Owners had already tried to demolish Talbot homes

Last month we were surprised to find out that an application had been made to convert the Garden Court Apartments, 1477 Bayview Ave., to a condominium (and the tenants were not informed).

This month we were equally surprised to hear that on April 29 the tenants of the Talbot apartments, Kel-vingrove, Glenleven and Strathavon (1325, 1351 and 1365 Bayview) were served with a Notice to Terminate a Tenancy at the End of Term For Conversion, Demolition or Repairs, effective August 31.

The landlord wants all tenants out in order to upgrade the interiors.  Could this be stage one in a multi-part process, attempting to turn these modest rental units into high end condos?

The red brick, green roof apartments were built by Henry Howard Talbot, the developer-mayor of Leaside, in Georgian Revival style and have been designated as heritage buildings by the city.

From 2006 to 2010 the owner tried to demolish the three properties and build condominium townhouses and a new apartment building to replace the rental units.  The tenants, with the support of the Leaside Property Owners’ Association and the City of Toronto won a rare victory at the Ontario Municipal Board. The owner then appealed to the Superior Court. However the tenants, the Leaside Property Owners’ Association and the City of Toronto,  ultimately prevailed.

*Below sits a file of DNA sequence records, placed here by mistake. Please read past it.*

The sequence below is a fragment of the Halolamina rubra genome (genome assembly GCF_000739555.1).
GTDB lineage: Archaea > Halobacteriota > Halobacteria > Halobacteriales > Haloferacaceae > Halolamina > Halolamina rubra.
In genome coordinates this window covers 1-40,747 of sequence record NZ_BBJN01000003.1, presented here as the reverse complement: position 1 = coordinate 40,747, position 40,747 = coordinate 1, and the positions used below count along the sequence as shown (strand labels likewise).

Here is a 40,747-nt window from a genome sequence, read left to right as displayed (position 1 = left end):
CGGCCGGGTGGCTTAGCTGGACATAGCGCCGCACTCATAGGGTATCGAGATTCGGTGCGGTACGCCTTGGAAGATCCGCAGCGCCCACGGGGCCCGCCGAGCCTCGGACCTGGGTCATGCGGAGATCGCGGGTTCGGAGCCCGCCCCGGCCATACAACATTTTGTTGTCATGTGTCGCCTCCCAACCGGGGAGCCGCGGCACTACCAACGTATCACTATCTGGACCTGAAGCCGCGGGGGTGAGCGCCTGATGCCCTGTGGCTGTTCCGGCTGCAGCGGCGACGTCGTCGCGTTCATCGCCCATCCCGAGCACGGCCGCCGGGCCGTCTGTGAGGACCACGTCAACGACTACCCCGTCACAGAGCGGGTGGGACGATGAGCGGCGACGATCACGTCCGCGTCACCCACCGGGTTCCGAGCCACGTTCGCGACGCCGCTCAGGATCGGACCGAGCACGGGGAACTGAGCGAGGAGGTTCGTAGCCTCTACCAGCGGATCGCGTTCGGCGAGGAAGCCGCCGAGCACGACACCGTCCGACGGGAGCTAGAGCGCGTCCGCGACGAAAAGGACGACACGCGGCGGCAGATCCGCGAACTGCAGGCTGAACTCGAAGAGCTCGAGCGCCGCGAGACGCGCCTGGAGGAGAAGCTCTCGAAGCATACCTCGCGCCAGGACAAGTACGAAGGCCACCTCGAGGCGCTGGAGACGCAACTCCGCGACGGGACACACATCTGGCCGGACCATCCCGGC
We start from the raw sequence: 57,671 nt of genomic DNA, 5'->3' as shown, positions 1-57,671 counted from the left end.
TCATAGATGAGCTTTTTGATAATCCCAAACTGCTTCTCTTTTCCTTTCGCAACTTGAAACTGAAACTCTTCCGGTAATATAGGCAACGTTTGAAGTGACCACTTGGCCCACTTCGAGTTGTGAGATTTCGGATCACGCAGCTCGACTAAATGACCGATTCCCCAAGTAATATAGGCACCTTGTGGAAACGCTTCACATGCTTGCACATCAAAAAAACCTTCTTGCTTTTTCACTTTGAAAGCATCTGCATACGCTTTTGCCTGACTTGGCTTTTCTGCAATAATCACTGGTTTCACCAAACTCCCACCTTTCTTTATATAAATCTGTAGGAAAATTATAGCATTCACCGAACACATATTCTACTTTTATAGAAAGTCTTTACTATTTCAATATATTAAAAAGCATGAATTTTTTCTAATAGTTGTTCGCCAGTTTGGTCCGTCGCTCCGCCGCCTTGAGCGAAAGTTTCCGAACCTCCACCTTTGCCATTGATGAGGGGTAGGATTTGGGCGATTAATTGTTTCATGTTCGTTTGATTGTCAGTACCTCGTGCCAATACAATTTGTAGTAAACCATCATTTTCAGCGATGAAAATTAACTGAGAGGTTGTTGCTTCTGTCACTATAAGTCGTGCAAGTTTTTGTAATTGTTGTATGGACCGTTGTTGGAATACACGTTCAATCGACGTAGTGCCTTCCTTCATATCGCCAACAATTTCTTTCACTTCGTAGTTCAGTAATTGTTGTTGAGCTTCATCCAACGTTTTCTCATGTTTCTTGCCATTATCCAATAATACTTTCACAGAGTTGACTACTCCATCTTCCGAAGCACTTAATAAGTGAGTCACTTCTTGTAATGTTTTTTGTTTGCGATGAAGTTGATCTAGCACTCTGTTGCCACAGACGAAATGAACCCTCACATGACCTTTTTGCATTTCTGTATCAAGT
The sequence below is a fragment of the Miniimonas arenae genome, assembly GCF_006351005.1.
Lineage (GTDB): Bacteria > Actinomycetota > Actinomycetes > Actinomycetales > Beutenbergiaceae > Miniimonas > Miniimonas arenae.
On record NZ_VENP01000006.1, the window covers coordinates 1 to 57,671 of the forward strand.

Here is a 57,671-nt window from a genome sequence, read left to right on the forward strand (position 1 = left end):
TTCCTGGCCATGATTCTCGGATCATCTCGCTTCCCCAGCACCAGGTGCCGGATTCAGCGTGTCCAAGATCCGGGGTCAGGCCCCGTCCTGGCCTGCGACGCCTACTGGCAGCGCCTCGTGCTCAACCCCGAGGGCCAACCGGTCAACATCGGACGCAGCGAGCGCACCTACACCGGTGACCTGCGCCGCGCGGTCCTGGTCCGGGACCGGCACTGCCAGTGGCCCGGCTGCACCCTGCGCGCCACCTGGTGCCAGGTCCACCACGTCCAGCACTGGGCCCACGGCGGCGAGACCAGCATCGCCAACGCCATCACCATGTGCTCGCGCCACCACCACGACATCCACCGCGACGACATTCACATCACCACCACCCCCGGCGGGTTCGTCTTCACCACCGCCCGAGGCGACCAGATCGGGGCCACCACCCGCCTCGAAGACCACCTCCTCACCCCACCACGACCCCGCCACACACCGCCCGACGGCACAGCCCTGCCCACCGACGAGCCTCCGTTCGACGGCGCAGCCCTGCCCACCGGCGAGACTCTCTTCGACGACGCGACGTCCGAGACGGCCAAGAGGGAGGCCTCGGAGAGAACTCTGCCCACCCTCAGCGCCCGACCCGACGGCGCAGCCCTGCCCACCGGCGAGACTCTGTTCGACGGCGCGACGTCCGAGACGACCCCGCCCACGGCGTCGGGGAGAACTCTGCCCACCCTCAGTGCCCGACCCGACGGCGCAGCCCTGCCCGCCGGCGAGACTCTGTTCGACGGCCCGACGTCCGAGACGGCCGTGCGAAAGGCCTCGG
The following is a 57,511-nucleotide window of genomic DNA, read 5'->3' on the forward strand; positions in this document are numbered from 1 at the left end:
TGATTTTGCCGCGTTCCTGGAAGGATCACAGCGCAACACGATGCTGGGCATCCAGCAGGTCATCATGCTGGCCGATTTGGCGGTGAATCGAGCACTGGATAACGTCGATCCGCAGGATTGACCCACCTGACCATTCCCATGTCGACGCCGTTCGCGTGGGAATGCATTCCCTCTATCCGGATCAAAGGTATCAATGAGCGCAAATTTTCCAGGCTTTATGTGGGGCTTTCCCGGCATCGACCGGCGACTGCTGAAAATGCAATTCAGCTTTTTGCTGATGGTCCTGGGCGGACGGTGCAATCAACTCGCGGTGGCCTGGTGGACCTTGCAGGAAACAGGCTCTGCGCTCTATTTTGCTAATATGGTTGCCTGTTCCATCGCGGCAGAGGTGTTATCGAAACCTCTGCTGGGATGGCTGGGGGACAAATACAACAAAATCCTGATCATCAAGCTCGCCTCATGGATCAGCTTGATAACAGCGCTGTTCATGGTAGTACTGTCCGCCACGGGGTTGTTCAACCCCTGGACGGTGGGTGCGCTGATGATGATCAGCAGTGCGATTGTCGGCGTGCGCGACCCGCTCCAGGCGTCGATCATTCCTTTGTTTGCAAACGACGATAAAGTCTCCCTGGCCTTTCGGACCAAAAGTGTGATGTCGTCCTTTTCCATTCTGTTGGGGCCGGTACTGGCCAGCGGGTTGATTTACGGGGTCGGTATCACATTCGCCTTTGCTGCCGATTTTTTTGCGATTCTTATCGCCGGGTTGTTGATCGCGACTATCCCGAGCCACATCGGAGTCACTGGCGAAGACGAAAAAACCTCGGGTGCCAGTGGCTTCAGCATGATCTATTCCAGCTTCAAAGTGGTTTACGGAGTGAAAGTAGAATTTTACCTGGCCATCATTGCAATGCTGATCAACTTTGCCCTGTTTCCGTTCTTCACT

Now this!

The Talbot apartment properties are significant not only because they are heritage designated (along with Garden Court they are still the only protected buildings representative of Layer IV- Late Industrial and Tract Development in Leaside) but because they provide relatively affordable accommodation.   

There are several reasons to be concerned if the buildings are emptied of tenants. In particular, empty buildings which are not protected by adequate security are subject to break-ins and possible vandalism. Requiring tenants to vacate can amount to a permanent eviction – many, particularly the elderly, are unable to bear the stress of relocating, moving out, and moving back.

Henry Howard Talbot recognized the need for a range of housing types and affordability when he built apartments, quadraplexes and single family houses in Leaside.   It is important to maintain Leaside as a community with a diversity of housing types and affordability.

One positive reflection at least from a heritage perspective is that the interest in upgrading the interiors on the part of the owners reminds us that heritage designation generally increases land values, not the reverse as claimed by some interests.

About Geoff Kettel 222 Articles
Geoff Kettel is a community connector and advocate for “making places better”. He is currently Co-President of the Leaside Residents Association, Co-Chair of the Federation of North Toronto Residents‘ Associations (FoNTRA), member of the Toronto Preservation Board and Past Chair of the North York Community Preservation Panel. He writes a monthly column on heritage and planning in Leaside Life.